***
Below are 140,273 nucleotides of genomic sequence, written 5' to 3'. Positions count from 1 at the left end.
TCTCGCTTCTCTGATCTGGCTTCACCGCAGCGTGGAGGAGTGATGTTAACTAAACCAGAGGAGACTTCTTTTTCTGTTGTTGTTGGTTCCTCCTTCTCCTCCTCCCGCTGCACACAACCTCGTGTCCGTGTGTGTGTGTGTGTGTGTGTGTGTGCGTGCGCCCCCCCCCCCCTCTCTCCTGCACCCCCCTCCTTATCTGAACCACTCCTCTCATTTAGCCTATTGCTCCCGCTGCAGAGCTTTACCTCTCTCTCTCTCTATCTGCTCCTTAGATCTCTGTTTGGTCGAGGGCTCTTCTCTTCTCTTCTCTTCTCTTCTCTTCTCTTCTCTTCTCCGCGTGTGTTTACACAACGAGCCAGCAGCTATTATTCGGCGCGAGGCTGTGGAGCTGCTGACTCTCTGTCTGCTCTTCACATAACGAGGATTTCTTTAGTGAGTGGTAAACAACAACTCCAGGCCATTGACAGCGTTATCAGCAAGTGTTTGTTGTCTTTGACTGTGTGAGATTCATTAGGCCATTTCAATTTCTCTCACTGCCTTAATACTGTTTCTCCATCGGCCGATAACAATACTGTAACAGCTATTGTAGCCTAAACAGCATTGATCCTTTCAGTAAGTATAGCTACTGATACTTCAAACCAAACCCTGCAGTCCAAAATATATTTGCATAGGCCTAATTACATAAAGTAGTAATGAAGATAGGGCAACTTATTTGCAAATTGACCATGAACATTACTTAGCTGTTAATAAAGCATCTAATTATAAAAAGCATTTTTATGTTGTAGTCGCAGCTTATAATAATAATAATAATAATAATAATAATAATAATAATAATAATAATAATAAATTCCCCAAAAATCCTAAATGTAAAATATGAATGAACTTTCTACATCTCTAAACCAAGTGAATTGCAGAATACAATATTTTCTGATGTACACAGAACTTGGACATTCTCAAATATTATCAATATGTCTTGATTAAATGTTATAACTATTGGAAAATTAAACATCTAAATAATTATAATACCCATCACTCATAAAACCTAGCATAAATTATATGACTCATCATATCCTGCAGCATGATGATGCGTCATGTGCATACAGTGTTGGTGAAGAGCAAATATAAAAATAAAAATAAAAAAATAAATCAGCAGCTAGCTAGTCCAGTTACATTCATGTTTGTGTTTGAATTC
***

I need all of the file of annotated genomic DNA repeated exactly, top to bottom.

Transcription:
Below are 140,273 nucleotides of genomic sequence, written 5' to 3'. Positions count from 1 at the left end.
TCTCGCTTCTCTGATCTGGCTTCACCGCAGCGTGGAGGAGTGATGTTAACTAAACCAGAGGAGACTTCTTTTTCTGTTGTTGTTGGTTCCTCCTTCTCCTCCTCCCGCTGCACACAACCTCGTGTCCGTGTGTGTGTGTGTGTGTGTGTGTGTGCGTGCGCCCCCCCCCCCCTCTCTCCTGCACCCCCCTCCTTATCTGAACCACTCCTCTCATTTAGCCTATTGCTCCCGCTGCAGAGCTTTACCTCTCTCTCTCTCTATCTGCTCCTTAGATCTCTGTTTGGTCGAGGGCTCTTCTCTTCTCTTCTCTTCTCTTCTCTTCTCTTCTCTTCTCCGCGTGTGTTTACACAACGAGCCAGCAGCTATTATTCGGCGCGAGGCTGTGGAGCTGCTGACTCTCTGTCTGCTCTTCACATAACGAGGATTTCTTTAGTGAGTGGTAAACAACAACTCCAGGCCATTGACAGCGTTATCAGCAAGTGTTTGTTGTCTTTGACTGTGTGAGATTCATTAGGCCATTTCAATTTCTCTCACTGCCTTAATACTGTTTCTCCATCGGCCGATAACAATACTGTAACAGCTATTGTAGCCTAAACAGCATTGATCCTTTCAGTAAGTATAGCTACTGATACTTCAAACCAAACCCTGCAGTCCAAAATATATTTGCATAGGCCTAATTACATAAAGTAGTAATGAAGATAGGGCAACTTATTTGCAAATTGACCATGAACATTACTTAGCTGTTAATAAAGCATCTAATTATAAAAAGCATTTTTATGTTGTAGTCGCAGCTTATAATAATAATAATAATAATAATAATAATAATAATAATAATAATAATAATAAATTCCCCAAAAATCCTAAATGTAAAATATGAATGAACTTTCTACATCTCTAAACCAAGTGAATTGCAGAATACAATATTTTCTGATGTACACAGAACTTGGACATTCTCAAATATTATCAATATGTCTTGATTAAATGTTATAACTATTGGAAAATTAAACATCTAAATAATTATAATACCCATCACTCATAAAACCTAGCATAAATTATATGACTCATCATATCCTGCAGCATGATGATGCGTCATGTGCATACAGTGTTGGTGAAGAGCAAATATAAAAATAAAAATAAAAAAATAAATCAGCAGCTAGCTAGTCCAGTTACATTCATGTTTGTGTTTGAATTC